The post-Easter Sunday attacks (21/4) has been a ‘litmus test’ on Sri Lanka’s resolve to adhere to human rights standards while fighting terrorism, Foreign Secretary Ravinatha Aryasinha said.
He said Sri Lanka should test the robustness and shortcomings of the democratic institutions that had been strengthened in recent years.
He made these observations when he delivered the valedictory address on the theme 'Lessons Learnt in Dealing with the Challenges Faced by Sri Lanka in the Aftermath of 21/4', at the conclusion of the 9th Colombo Defence Seminar – 2019, held at the BMICH on Friday.
Noting that this year’s Colombo Defence Seminar on the theme 'Evolving Military Excellence in the Contemporary Security Landscape', took place in the backdrop of the Easter Sunday terror attacks, Aryasinha emphasised that countries challenged by terrorism, “must ‘fight terrorism’ and ‘protect human rights’ simultaneously, and not sacrifice one at the altar of the other”.
“This very delicate balance has often been elusive – with States veering towards one extreme or the other, applying double standards to similar situations and often politicising these issues,” he said.
Stating that the recovery over the past four months has demanded “a stronger than ever before ‘whole of government’ approach” - one in which the Ministry of Foreign Affairs has been integrally involved, in his address the Foreign Secretary focused on the chain of developments that took place in the country since 21/4, in order to bring normalcy and economic recovery back to Sri Lanka.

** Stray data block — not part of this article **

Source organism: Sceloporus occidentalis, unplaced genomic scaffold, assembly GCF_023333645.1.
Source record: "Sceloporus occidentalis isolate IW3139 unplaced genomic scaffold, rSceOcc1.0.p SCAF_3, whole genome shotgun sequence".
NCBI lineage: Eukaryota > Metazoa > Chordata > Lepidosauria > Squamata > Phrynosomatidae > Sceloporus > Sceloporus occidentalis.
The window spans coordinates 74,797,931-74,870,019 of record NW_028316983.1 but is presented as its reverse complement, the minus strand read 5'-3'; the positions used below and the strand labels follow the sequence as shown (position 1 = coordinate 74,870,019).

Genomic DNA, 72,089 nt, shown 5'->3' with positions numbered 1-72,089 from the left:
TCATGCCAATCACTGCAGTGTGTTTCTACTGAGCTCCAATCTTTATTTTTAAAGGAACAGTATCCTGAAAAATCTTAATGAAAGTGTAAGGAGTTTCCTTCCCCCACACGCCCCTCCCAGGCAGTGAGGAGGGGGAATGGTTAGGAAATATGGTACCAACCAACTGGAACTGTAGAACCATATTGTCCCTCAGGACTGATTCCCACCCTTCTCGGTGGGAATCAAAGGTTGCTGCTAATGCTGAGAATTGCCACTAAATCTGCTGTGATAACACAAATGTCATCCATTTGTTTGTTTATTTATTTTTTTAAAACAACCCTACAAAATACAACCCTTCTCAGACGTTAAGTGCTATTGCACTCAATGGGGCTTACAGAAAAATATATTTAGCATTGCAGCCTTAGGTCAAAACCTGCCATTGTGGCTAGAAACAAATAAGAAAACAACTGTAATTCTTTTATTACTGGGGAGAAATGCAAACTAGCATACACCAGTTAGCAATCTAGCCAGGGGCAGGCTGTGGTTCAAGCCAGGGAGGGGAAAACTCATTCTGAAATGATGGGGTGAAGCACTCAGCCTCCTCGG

The Foreign Secretary noted that the robust security response in the aftermath of 21/4 asserted the capacity of the Sri Lanka security forces, and it was to Sri Lanka’s credit that as of August, it was possible to lift the emergency, having served its immediate purpose.
“Legislative measures were also taken to list the three groups - National ThowheedJama'ath (NTJ), JamatheiMillathu Ibrahim (JMI), WillsyathAsSeylani (WAS), who were instrumental in the Easter Sunday attacks, under the Prevention of Terrorism Act (PTA) and also under UNSCR 1373 on terrorist financing.
“In parallel, UN Security Council Resolutions which all UN member countries must comply with, but Sri Lanka had not followed up on with enabling domestic legislation, were being acted upon now - with respect to more stringent border security, countering violent extremism and dealing with Sri Lankan nationals travelling to join ISIS, foreign terrorist fighters returning from conflict zones in the world or using Sri Lanka as a transit point,” he said.
He cited the amendments made on not insisting on exposing the ears in the regulation banning full-face cover attire, in deference to sensitivities of the Muslim community, as demonstrating the self-reflective, self-critical and constructive engagement of the government, in the implementation of security measures.
“Full access to individuals in detention by the ICRC was guaranteed and any complaints regard detentions or any reports of mistreatment was immediately directed to the Sri Lanka Human Rights Commission, who have already launched investigations and issued guidelines,” he said.